Unemployment across the 17 European Union countries that use the euro hit another all-time high in May, official data showed today. Eurostat, the EU's statistics office, said the eurozone's unemployment rate rose 0.1 percentage point in May to 12.1%. April's unemployment rate was initially estimated to be 12.2%, but it was revised down to 12% thanks to new data. The figures will make sobering reading for the region's politicians as they gather this week to tackle youth unemployment—nearly one in four people aged under-25 are out of work—and the damage it is doing to the eurozone's economy and social fabric.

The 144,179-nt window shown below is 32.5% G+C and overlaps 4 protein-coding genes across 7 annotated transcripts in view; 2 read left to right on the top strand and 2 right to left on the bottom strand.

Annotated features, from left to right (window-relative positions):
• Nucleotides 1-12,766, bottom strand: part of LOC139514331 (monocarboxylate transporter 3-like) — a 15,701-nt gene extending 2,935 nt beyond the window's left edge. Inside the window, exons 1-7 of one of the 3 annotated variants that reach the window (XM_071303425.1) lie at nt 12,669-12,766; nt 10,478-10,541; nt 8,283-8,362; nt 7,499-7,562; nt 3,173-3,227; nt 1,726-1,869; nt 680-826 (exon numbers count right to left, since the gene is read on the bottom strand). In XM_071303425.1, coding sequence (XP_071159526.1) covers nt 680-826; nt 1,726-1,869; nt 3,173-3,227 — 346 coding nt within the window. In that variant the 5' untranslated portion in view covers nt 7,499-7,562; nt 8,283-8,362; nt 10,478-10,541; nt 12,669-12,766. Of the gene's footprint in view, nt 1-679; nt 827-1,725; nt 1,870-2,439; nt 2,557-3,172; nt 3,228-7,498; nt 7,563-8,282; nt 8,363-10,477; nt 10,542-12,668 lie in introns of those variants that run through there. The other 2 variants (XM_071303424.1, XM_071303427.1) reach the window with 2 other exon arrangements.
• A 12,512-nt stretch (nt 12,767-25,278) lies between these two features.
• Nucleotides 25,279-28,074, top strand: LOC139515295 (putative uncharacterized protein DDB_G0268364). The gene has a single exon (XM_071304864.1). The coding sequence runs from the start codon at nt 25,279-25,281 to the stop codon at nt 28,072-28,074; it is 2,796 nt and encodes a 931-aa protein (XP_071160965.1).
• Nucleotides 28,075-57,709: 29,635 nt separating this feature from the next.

Across the eurozone, there were 19.22 million people unemployed, 67,000 higher than the previous month, though a closer look shows that Italy was largely behind the increase. Even though the monthly rises outside of Italy were relatively modest, analysts still expect unemployment in the eurozone to continue to rise as the region remains stuck in recession that started in late 2011. Most economists think it will be a close call whether the eurozone's recession comes to an end this quarter. The eurozone's poorest performers were Spain, at 26.9%, and Greece, with 26.8%.